The Medicine Cabinet-Ask the Harvard Experts
Q: I’ve been suffering from a skin rash for many years. Patches of my skin constantly itch. And the skin has become thick and leathery. I’ve tried everything, but nothing helps. Recently, I saw a new doctor and he diagnosed this problem as neurodermatitis. He suggested an anti-depressant. How can that help?
A: Yes, an anti-depressant can be very effective. In the last few years, doctors have started using the term skin picking disorder (SPD) instead of neurodermatitis. It’s also been called lichen simplex chronicus, psychogenic excoriation, or neurotic excoriation.
SPD is a chronic skin condition caused by repetitive picking, scratching, or rubbing of the skin that results in tissue damage. Often, patients have an almost persistent sense of intense itching and a compulsion to manipulate skin, usually by scratching.
Scratching the itch irritates nerve endings in the skin, resulting in more itching and more scratching. An “itch-scratch-itch cycle” sets in, and it’s tough to break.
Skin picking disorder is frequently seen on the arms or legs, but it can occur on any area that can be reached. Once the skin is irritated and thickened, itching is intense. Scratching feels good and is hard to resist. It’s usually worse at bedtime, when there are few distractions.
To treat SPD, it’s necessary to break the itch-scratch-itch cycle. Here are some tips:
1. Use a mild, unscented soap for bathing.
2. Avoid any perfumed products.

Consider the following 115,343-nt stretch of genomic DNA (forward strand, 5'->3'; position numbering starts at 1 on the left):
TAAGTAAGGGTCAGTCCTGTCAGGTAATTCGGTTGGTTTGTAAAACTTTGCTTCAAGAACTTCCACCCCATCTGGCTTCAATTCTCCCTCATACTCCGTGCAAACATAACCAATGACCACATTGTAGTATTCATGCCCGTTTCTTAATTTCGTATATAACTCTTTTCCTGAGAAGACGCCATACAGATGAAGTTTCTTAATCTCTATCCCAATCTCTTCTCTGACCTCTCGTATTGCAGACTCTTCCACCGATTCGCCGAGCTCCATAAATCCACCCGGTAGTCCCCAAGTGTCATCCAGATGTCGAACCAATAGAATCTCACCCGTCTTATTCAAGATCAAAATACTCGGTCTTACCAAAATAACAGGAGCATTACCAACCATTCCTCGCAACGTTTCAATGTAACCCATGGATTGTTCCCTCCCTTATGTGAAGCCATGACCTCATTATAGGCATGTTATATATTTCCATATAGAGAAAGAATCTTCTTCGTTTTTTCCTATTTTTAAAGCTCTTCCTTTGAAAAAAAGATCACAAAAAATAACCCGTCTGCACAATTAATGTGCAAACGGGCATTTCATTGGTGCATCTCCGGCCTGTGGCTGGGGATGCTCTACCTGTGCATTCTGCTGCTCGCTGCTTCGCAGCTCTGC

3. Try soothing lotions and cool compresses to relieve itching.
If itching persists, your doctor may want to evaluate you for underlying factors or conditions that may be contributing to the itching. Sometimes a skin biopsy is needed to confirm the condition. Also, allergy testing may be recommended.
Topical steroid creams and ointments prescribed by your physician can reduce itching and redness, but these alone will not be sufficient if scratching continues.
An anti-depressant can be extremely helpful. Most often, doctors prescribe a selective serotonin reuptake inhibitor. Examples include sertraline, fluoxetine and citalopram. Usually the best strategy is to start with a low dose and gradually increase if needed.
Skin picking disorder is not a simple skin condition. It may be caused by or related to a mental health problem, such as depression, obsessive-compulsive disorder, generalized anxiety or body dysmorphic disorder. Treating both the skin with topical agents and the mental health issues with talk therapy and oral medications should help break the itch-scratch-itch cycle.
Howard LeWine, M.D., is an assistant professor of medicine at Harvard Medical School. For additional consumer health information, please visit www.health.harvard.edu.